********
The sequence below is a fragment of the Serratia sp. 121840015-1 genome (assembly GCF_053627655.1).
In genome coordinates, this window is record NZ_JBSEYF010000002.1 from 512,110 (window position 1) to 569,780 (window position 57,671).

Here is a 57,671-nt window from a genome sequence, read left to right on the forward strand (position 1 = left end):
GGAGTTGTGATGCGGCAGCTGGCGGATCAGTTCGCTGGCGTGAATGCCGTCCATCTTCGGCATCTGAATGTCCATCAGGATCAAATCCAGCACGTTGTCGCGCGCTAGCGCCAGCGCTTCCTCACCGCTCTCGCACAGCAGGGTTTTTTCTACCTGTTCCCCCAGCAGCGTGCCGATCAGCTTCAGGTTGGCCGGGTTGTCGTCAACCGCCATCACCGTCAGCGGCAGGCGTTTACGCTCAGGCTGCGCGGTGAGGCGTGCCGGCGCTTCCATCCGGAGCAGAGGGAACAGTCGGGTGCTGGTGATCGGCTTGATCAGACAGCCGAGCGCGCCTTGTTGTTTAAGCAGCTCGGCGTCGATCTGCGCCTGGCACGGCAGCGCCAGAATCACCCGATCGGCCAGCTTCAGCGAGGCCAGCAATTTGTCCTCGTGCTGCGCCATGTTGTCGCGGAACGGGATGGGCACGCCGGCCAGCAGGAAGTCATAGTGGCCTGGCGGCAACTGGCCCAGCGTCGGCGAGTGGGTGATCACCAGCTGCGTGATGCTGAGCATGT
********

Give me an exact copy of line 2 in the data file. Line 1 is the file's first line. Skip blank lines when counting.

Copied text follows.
In genome coordinates, this window is record NZ_JBSEYF010000002.1 from 512,110 (window position 1) to 569,780 (window position 57,671).